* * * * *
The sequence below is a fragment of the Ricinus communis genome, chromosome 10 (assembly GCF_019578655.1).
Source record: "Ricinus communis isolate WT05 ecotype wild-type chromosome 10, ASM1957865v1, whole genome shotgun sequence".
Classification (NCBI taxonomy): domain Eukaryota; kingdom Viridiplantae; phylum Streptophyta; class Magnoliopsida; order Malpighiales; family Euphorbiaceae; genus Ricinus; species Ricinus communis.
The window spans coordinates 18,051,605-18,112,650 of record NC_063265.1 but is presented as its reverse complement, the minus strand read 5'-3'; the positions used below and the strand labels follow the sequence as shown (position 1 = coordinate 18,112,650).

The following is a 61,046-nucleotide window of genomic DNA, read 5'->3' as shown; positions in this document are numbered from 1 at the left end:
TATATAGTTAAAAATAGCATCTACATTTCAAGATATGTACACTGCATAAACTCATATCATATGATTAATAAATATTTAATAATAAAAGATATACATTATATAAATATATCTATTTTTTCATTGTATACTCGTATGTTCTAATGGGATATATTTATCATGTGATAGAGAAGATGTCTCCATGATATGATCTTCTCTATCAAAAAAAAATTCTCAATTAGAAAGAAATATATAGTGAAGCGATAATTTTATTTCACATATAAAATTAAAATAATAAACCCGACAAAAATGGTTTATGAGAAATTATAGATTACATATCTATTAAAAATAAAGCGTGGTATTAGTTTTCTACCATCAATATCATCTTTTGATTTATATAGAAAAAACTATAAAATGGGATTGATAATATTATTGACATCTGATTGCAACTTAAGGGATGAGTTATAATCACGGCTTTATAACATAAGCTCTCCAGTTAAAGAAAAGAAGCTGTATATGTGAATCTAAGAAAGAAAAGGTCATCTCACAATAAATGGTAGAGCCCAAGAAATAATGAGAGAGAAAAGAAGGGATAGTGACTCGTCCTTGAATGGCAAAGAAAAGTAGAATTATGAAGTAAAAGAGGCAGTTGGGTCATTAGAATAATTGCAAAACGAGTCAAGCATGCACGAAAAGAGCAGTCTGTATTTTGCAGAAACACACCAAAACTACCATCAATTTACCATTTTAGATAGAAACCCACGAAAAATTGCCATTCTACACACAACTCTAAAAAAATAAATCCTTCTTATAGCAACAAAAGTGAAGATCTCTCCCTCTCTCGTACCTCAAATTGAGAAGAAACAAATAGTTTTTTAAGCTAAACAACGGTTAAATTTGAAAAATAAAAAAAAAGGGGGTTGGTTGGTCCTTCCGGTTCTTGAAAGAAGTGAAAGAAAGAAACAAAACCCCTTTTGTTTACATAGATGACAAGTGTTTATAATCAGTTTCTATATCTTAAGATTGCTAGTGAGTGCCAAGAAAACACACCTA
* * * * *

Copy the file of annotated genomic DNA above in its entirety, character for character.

The sequence below is a fragment of the Ricinus communis genome, chromosome 10 (assembly GCF_019578655.1).
Source record: "Ricinus communis isolate WT05 ecotype wild-type chromosome 10, ASM1957865v1, whole genome shotgun sequence".
Classification (NCBI taxonomy): domain Eukaryota; kingdom Viridiplantae; phylum Streptophyta; class Magnoliopsida; order Malpighiales; family Euphorbiaceae; genus Ricinus; species Ricinus communis.
The window spans coordinates 18,051,605-18,112,650 of record NC_063265.1 but is presented as its reverse complement, the minus strand read 5'-3'; the positions used below and the strand labels follow the sequence as shown (position 1 = coordinate 18,112,650).

The following is a 61,046-nucleotide window of genomic DNA, read 5'->3' as shown; positions in this document are numbered from 1 at the left end:
TATATAGTTAAAAATAGCATCTACATTTCAAGATATGTACACTGCATAAACTCATATCATATGATTAATAAATATTTAATAATAAAAGATATACATTATATAAATATATCTATTTTTTCATTGTATACTCGTATGTTCTAATGGGATATATTTATCATGTGATAGAGAAGATGTCTCCATGATATGATCTTCTCTATCAAAAAAAAATTCTCAATTAGAAAGAAATATATAGTGAAGCGATAATTTTATTTCACATATAAAATTAAAATAATAAACCCGACAAAAATGGTTTATGAGAAATTATAGATTACATATCTATTAAAAATAAAGCGTGGTATTAGTTTTCTACCATCAATATCATCTTTTGATTTATATAGAAAAAACTATAAAATGGGATTGATAATATTATTGACATCTGATTGCAACTTAAGGGATGAGTTATAATCACGGCTTTATAACATAAGCTCTCCAGTTAAAGAAAAGAAGCTGTATATGTGAATCTAAGAAAGAAAAGGTCATCTCACAATAAATGGTAGAGCCCAAGAAATAATGAGAGAGAAAAGAAGGGATAGTGACTCGTCCTTGAATGGCAAAGAAAAGTAGAATTATGAAGTAAAAGAGGCAGTTGGGTCATTAGAATAATTGCAAAACGAGTCAAGCATGCACGAAAAGAGCAGTCTGTATTTTGCAGAAACACACCAAAACTACCATCAATTTACCATTTTAGATAGAAACCCACGAAAAATTGCCATTCTACACACAACTCTAAAAAAATAAATCCTTCTTATAGCAACAAAAGTGAAGATCTCTCCCTCTCTCGTACCTCAAATTGAGAAGAAACAAATAGTTTTTTAAGCTAAACAACGGTTAAATTTGAAAAATAAAAAAAAAGGGGGTTGGTTGGTCCTTCCGGTTCTTGAAAGAAGTGAAAGAAAGAAACAAAACCCCTTTTGTTTACATAGATGACAAGTGTTTATAATCAGTTTCTATATCTTAAGATTGCTAGTGAGTGCCAAGAAAACACACCTA